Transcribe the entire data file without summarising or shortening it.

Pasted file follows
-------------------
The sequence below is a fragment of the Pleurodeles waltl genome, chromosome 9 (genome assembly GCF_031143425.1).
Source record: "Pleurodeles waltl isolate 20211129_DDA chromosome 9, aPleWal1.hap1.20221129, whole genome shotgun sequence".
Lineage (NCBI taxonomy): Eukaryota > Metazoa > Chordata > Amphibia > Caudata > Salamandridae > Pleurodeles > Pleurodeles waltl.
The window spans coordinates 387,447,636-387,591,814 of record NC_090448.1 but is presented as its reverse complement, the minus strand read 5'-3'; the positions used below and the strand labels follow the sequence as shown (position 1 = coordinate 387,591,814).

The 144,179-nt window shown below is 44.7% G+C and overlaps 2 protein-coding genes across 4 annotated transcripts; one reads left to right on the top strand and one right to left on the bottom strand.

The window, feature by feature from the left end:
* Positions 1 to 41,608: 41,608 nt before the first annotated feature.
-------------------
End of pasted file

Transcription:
The sequence below is a fragment of the Pleurodeles waltl genome, chromosome 9 (genome assembly GCF_031143425.1).
Source record: "Pleurodeles waltl isolate 20211129_DDA chromosome 9, aPleWal1.hap1.20221129, whole genome shotgun sequence".
Lineage (NCBI taxonomy): Eukaryota > Metazoa > Chordata > Amphibia > Caudata > Salamandridae > Pleurodeles > Pleurodeles waltl.
The window spans coordinates 387,447,636-387,591,814 of record NC_090448.1 but is presented as its reverse complement, the minus strand read 5'-3'; the positions used below and the strand labels follow the sequence as shown (position 1 = coordinate 387,591,814).

The 144,179-nt window shown below is 44.7% G+C and overlaps 2 protein-coding genes across 4 annotated transcripts; one reads left to right on the top strand and one right to left on the bottom strand.

The window, feature by feature from the left end:
* Positions 1 to 41,608: 41,608 nt before the first annotated feature.